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Satellite Phones:  (10/08) 
    Staying In Touch When Travelling In Remote Places

    by Douglas Dixon

Satellite Carriers Iridium, Thuraya, Inmarsat, Globalstar
Satellite Technology
Handsets
Service Plans
Data Service
Solar Power

See also Rescue Beacons - Personal Locator Beacons (PLBs) and SPOT Satellite Messenger

See my article in the Oct. 2008 issue of Condé Nast Traveler for summaries of these products
    Trip Tech: Far and Away - www.concierge.com/cntraveler/articles/13155

          


  

Mobile phones are a modern miracle, as we have grown accustomed to connecting to a cell tower anywhere around the globe. But there still are remote regions in the world where travelers need to rely on satellite phones to keep in touch. So now you don't need to be out of touch even in very remote areas -- unless you want to.

 

(Jacki on an Iridium satellite phone)

For example, a friend's daughter was travelling in Asia this summer, so they got her a "world" mobile phone based on someone else's experience travelling to Europe. But this turned out to be a waste of money for remote places in northeast Thailand, and completely useless for travelling in Borneo, Sumatra, and Malaysia.

Yes, satellite phones still seem James Bond-ish, but they have become affordable and practical devices for all kinds of remote travel -- and standard equipment for more rugged pursuits like mountain climbing.

"We've been using satellite phones for years, and send them out with most of our groups," says Eric Simonson, Himalayan programs director and certified alpine guide for International Mountain Guides (IMG) in Ashford, Washington (www.mountainguides.com). IMG runs some 60 to 70 trips a year all around the world, with 179 climbers reaching the summit of Everest since 1991.

   

Satellite phones are no longer big and expensive. Ten years ago, the phones cost around $3000, and air time was about $7 a minute. Today, phones are available for around $500 to $1200, calling plans can fall under $1 a minute, and handsets weigh from 13 ounces down to only 4 1/2 ounces.

"The Inmarsat Mini-M phone really changed everything, back in the mid-1990's," says Simonson. "The first time I used one was in 1997 on Everest, for the first Everest cybercast. The Mini-M phones were about the size of a laptop computer. We had one on the Mallory and Irvine Research Expedition in 1999."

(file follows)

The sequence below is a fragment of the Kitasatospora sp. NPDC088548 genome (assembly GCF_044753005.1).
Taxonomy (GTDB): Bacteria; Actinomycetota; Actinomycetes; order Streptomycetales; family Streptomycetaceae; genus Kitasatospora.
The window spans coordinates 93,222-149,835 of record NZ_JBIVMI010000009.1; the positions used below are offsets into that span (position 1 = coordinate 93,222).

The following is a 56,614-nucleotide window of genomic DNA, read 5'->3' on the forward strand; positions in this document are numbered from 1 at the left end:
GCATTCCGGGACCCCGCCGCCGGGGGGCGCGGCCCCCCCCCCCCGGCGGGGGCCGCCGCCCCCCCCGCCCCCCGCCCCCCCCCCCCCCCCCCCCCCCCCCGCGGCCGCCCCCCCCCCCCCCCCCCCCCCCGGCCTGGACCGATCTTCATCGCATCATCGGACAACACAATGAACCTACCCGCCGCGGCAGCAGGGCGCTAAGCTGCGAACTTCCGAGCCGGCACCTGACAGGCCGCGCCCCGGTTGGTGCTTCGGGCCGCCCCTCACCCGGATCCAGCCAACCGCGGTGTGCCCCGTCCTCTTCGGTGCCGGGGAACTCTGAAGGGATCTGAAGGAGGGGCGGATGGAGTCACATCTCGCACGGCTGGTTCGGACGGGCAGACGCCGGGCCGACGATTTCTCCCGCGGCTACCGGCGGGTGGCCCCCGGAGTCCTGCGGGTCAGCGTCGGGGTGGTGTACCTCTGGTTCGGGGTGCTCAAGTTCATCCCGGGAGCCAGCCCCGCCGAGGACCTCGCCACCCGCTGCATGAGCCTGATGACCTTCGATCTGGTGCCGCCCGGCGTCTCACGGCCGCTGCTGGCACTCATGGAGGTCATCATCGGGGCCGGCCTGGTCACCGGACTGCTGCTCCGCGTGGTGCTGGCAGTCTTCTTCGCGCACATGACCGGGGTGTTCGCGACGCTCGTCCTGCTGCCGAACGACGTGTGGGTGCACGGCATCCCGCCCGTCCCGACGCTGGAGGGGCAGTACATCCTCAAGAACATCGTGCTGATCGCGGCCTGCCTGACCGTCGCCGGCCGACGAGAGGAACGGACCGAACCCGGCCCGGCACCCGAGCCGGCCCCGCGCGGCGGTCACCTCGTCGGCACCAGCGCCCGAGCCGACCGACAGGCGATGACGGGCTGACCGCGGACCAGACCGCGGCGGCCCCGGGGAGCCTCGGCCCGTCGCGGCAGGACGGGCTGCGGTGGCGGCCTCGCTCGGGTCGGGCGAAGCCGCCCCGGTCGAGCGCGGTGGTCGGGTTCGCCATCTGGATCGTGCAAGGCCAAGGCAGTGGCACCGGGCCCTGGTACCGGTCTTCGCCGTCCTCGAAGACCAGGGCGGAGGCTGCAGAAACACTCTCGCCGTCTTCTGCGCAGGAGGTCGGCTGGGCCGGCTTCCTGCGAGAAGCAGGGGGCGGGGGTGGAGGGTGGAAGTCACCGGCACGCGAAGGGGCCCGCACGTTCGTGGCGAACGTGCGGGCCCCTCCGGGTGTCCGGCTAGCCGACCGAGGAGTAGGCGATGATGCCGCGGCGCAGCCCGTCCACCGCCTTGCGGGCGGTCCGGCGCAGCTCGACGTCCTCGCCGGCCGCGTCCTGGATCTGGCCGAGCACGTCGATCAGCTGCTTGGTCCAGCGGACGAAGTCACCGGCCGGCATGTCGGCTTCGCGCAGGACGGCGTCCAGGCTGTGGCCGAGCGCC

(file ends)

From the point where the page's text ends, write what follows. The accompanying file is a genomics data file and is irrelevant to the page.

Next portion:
EMG Tibet Trek to Everest: View of Everest approaching Advanced Base Camp, elevation 21,000 feet.

These days, satellite phones work much like mobile phones -- The handsets have features including phone book, voice mail, call forwarding, hands-free, and even ring tones. Callers dial your number as an international call. You also can send and receive text messages and e-mail.

Carriers

The key issue in choosing a satellite phone, besides cost and size, is the company behind the service -- how it has deployed its satellites and the resulting coverage area around the globe.

The four major satellite phone companies, as described by industry analyst Tim Farrar with TMF Associates (Telecom, Media and Finance Associates, www.tmfassociates.com):

Iridium

Iridium is the fastest growing handheld provider, with around 180,000 users, and is well-positioned as the only mobile satellite service that offers full coverage around the globe, pole to pole (www.iridium.com). It currently has some 250,000 total subscribers (including commercial installations), with a quarter of its business from U.S. and international government and military. Iridium therefore is the best choice if you travel widely and need service anywhere, especially in Alaska and at the ends of the continents near the poles.


Iridium Usage Map
    week of 7/22/07 to 7/28/07
    www.iridium.com/about/usagemap.php



Thuraya 

Thuraya is a regional service based in the United Arab Emirates with some 230,000 subscribers in more than 110 countries in the Middle East, Africa and Europe, and has recently extended its service area to cover most of Asia and Australia (www.thuraya.com).  It offers consumer-friendly (but less rugged) handsets that are especially small and light, some that also offer GSM service for calls roaming on cellular networks. It also offers an Internet access device the size of a notebook that supports DSL-like speeds of 144 kbps.